So what's the technique in a front-kick that makes it more powerful? How can you increase hip mobility/strength, and what exercises have helped you with your technique too?

    Also, would plyometrics help at all?

    Thanks :)
     
  15. jobo

    jobo Grandmaster

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    its hard to say with out seeing your kick, to get max power to need to be moving forward, to transfer your momentum into the kick,so its a whole body movement your looking for. Try standing kicking distance from a wall, and try to kick a hole in it,( use bouncy shoes). Sp left foot forwards, bring your right foot through and use your body movement to smash the foot in to the wall You can tell by feel and noise how much power you transfered, then do it walking towards the wall to work on your distance timing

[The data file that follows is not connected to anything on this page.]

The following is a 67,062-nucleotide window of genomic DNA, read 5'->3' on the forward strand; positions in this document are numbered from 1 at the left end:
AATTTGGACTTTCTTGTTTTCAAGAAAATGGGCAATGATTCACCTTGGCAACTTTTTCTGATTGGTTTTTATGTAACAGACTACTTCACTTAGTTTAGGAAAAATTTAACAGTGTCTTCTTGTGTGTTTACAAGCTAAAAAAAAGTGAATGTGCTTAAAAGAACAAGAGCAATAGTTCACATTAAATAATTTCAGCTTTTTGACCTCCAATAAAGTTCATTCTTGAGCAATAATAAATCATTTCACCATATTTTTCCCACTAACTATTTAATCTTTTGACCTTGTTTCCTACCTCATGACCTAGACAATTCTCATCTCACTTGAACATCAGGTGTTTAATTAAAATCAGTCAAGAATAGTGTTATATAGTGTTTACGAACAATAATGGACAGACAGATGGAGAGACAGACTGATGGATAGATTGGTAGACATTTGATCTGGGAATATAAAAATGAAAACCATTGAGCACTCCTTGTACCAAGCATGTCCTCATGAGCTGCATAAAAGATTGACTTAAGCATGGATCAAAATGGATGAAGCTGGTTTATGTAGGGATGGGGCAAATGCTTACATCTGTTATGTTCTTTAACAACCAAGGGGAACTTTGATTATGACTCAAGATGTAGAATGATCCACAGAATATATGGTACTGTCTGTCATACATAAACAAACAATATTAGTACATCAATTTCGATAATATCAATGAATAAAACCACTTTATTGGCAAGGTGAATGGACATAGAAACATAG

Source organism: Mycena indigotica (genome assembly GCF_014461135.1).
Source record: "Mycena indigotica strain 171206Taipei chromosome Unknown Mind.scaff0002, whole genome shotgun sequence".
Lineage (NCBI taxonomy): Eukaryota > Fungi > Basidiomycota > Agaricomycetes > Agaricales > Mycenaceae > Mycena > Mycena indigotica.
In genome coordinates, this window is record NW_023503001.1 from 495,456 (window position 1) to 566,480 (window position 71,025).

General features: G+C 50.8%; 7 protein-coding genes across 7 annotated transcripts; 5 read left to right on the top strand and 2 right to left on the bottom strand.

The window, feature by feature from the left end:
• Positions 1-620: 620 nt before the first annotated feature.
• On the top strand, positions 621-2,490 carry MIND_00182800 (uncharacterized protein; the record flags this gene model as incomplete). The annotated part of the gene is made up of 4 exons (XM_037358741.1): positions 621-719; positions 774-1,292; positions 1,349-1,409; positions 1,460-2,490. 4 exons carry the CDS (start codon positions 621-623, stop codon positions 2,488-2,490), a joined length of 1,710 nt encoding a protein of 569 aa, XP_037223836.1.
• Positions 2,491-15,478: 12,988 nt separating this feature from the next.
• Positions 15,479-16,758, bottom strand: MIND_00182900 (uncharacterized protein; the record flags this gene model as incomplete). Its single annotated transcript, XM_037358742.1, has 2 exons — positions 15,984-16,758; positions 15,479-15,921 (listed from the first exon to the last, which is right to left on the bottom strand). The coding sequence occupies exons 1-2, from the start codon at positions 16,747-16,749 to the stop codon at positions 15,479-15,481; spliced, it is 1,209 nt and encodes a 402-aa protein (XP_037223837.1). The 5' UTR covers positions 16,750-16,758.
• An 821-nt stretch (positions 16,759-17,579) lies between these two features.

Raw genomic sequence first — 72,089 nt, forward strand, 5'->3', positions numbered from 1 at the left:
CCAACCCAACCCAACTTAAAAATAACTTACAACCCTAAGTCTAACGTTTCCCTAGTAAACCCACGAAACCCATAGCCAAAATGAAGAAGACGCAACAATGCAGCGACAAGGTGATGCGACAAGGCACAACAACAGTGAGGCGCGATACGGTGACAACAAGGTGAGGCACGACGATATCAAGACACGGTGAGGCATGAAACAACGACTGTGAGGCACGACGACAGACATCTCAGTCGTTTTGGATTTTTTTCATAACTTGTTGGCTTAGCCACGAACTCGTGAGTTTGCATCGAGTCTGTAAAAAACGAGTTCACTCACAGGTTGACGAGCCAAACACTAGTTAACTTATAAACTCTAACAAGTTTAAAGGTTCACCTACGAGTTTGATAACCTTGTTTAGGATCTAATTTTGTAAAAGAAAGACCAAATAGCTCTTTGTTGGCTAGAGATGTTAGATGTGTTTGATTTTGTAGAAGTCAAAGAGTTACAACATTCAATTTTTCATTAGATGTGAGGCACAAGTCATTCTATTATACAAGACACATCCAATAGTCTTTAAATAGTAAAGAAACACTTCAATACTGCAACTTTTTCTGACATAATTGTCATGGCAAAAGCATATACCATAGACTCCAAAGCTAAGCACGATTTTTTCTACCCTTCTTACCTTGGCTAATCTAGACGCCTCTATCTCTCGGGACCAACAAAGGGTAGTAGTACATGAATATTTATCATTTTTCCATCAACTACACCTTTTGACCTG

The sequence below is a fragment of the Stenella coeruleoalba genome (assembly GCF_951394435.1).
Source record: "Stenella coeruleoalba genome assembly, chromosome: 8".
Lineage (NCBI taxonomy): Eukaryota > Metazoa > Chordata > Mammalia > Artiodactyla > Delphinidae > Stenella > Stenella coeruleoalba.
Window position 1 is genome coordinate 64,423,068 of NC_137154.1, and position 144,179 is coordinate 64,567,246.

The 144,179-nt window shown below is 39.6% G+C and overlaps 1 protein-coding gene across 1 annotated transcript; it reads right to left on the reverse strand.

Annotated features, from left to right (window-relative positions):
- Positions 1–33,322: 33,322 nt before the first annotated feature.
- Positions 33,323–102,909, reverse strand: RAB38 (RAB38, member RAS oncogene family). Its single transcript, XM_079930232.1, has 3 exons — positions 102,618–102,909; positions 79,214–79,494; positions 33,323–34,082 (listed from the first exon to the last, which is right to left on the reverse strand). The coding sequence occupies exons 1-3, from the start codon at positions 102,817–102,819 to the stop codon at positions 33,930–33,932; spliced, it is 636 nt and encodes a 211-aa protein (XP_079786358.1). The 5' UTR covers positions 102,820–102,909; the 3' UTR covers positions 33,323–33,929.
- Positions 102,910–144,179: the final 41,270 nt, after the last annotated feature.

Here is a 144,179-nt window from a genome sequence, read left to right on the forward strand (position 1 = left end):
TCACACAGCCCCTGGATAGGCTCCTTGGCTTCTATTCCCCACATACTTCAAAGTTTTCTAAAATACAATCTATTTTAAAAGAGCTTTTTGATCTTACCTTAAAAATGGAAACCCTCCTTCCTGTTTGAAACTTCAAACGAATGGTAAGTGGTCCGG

it depends what you mean by plyometrics,the term is misused for any fast movement, it should be, usethe eccentric muscle whilst the concentric is busy( or vice versa) , so jumping off a box and whilst the concentric is providing a shock absorber, immediately jump again. You actually trying to push the earth down. This trains you nervious system to power through obstruction rather than protect its self by turning the power off, It is to some regard what your doing with the wall kick activating the eccentric when your body wants to use the concentric to lessen the shock

    but that said just ordinary jumping is good as well to get your muscles firing in sequence